For a job where I have the actual work experience and not the industry experience (in other words, I’ve done the exact work, but in another industry) … so I’m generally not feeling great about it. This is what makes career changes hard, my friends. Even when you have the experience, if you haven’t been in the actual industry, people don’t want to know you.
Anyway, advice on making it clear that the experience is still applicable without shooting myself in the foot, is certainly welcome.
I am applying to jobs in another state. My partner and I are planning the move. Tentatively, the sooner one of us gets a job, the sooner we’ll move to that state. (In other words, if said job stated “We need you here by June 1 - we would be there by June 1.) If neither of us has a job by August, we’ll likely just move in September or October regardless.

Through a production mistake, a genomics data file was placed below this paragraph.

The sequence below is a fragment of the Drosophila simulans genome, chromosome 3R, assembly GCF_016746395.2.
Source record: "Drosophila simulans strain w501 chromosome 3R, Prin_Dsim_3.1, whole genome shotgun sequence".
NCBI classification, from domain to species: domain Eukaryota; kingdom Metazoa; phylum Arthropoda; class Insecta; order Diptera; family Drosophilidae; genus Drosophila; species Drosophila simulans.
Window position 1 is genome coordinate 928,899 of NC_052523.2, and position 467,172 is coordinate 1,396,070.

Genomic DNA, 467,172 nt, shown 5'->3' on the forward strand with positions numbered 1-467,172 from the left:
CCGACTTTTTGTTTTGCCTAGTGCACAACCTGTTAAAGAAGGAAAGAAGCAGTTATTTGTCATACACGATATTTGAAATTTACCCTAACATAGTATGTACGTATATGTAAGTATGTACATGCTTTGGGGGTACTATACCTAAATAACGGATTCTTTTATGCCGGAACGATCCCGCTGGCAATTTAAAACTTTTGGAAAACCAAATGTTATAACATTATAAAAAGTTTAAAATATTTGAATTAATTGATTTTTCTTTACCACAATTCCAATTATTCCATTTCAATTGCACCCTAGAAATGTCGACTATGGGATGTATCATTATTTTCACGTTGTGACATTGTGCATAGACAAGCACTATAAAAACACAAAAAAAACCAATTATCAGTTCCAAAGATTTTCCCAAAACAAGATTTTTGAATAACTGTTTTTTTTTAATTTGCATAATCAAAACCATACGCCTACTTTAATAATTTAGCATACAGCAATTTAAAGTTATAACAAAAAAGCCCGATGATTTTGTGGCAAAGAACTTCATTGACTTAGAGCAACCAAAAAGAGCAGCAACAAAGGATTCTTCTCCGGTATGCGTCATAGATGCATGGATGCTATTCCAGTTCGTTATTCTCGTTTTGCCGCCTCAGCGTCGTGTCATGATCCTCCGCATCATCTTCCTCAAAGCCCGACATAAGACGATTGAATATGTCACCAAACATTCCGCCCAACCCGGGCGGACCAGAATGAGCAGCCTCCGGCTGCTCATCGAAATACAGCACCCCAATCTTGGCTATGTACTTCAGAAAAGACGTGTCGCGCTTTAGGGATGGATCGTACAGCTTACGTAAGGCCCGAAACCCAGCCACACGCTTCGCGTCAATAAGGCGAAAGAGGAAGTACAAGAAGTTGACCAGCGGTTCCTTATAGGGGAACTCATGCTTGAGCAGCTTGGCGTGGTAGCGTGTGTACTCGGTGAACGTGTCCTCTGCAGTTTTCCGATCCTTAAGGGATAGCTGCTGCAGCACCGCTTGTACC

Question: In my cover letter, should I mention the fact that the state in the address on my resume is far away from the state in which I am applying? Or just leave it alone entirely?
shadesofmauve - Yeah that’s the issue, isn’t it? I’m reading “What Color is your Parachute” right now in the hopes of figuring that out. -OR- figuring out how to figure that out. I’ll let you know if I learn anything useful. Please standby.
Few people are as smug as co-workers who just shat in a shared bathroom.
Do you loathe any of your co-workers?
‘I’m looking for something else, anything else,’ she said. ‘More hours. Better pay. Actual benefits.’